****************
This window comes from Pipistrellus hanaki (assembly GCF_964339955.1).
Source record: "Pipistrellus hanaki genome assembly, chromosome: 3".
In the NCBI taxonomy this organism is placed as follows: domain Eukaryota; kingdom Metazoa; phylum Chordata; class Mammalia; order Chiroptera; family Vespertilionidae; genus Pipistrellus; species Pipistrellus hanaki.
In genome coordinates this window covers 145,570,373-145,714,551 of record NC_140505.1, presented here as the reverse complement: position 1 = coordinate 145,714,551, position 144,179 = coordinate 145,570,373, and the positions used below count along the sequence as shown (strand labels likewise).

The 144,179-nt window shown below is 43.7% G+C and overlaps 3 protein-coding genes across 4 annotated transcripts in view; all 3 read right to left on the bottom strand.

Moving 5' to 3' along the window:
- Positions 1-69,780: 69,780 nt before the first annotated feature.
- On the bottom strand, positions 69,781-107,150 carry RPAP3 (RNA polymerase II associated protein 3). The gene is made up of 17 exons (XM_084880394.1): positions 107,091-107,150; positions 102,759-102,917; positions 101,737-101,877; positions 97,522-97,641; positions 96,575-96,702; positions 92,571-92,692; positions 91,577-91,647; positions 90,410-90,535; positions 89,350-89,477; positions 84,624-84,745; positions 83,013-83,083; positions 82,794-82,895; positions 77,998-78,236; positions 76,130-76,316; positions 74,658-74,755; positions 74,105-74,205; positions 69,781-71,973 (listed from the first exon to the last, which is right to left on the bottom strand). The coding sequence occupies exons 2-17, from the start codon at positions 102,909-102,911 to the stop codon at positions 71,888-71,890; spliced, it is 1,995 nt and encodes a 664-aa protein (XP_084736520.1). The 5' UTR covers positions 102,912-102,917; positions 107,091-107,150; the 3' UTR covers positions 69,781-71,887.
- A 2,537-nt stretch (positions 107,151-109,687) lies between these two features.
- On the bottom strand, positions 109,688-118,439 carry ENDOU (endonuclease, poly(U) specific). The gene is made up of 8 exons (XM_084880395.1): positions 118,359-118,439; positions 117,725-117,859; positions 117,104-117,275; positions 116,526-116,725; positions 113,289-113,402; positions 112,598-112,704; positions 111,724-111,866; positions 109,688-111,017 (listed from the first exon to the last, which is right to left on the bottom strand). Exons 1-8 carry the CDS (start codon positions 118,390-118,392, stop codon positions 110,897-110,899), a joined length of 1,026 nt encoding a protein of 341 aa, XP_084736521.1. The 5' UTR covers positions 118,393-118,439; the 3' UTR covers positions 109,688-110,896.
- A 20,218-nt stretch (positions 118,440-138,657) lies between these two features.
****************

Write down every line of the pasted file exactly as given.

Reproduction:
This window comes from Pipistrellus hanaki (assembly GCF_964339955.1).
Source record: "Pipistrellus hanaki genome assembly, chromosome: 3".
In the NCBI taxonomy this organism is placed as follows: domain Eukaryota; kingdom Metazoa; phylum Chordata; class Mammalia; order Chiroptera; family Vespertilionidae; genus Pipistrellus; species Pipistrellus hanaki.
In genome coordinates this window covers 145,570,373-145,714,551 of record NC_140505.1, presented here as the reverse complement: position 1 = coordinate 145,714,551, position 144,179 = coordinate 145,570,373, and the positions used below count along the sequence as shown (strand labels likewise).

The 144,179-nt window shown below is 43.7% G+C and overlaps 3 protein-coding genes across 4 annotated transcripts in view; all 3 read right to left on the bottom strand.

Moving 5' to 3' along the window:
- Positions 1-69,780: 69,780 nt before the first annotated feature.
- On the bottom strand, positions 69,781-107,150 carry RPAP3 (RNA polymerase II associated protein 3). The gene is made up of 17 exons (XM_084880394.1): positions 107,091-107,150; positions 102,759-102,917; positions 101,737-101,877; positions 97,522-97,641; positions 96,575-96,702; positions 92,571-92,692; positions 91,577-91,647; positions 90,410-90,535; positions 89,350-89,477; positions 84,624-84,745; positions 83,013-83,083; positions 82,794-82,895; positions 77,998-78,236; positions 76,130-76,316; positions 74,658-74,755; positions 74,105-74,205; positions 69,781-71,973 (listed from the first exon to the last, which is right to left on the bottom strand). The coding sequence occupies exons 2-17, from the start codon at positions 102,909-102,911 to the stop codon at positions 71,888-71,890; spliced, it is 1,995 nt and encodes a 664-aa protein (XP_084736520.1). The 5' UTR covers positions 102,912-102,917; positions 107,091-107,150; the 3' UTR covers positions 69,781-71,887.
- A 2,537-nt stretch (positions 107,151-109,687) lies between these two features.
- On the bottom strand, positions 109,688-118,439 carry ENDOU (endonuclease, poly(U) specific). The gene is made up of 8 exons (XM_084880395.1): positions 118,359-118,439; positions 117,725-117,859; positions 117,104-117,275; positions 116,526-116,725; positions 113,289-113,402; positions 112,598-112,704; positions 111,724-111,866; positions 109,688-111,017 (listed from the first exon to the last, which is right to left on the bottom strand). Exons 1-8 carry the CDS (start codon positions 118,390-118,392, stop codon positions 110,897-110,899), a joined length of 1,026 nt encoding a protein of 341 aa, XP_084736521.1. The 5' UTR covers positions 118,393-118,439; the 3' UTR covers positions 109,688-110,896.
- A 20,218-nt stretch (positions 118,440-138,657) lies between these two features.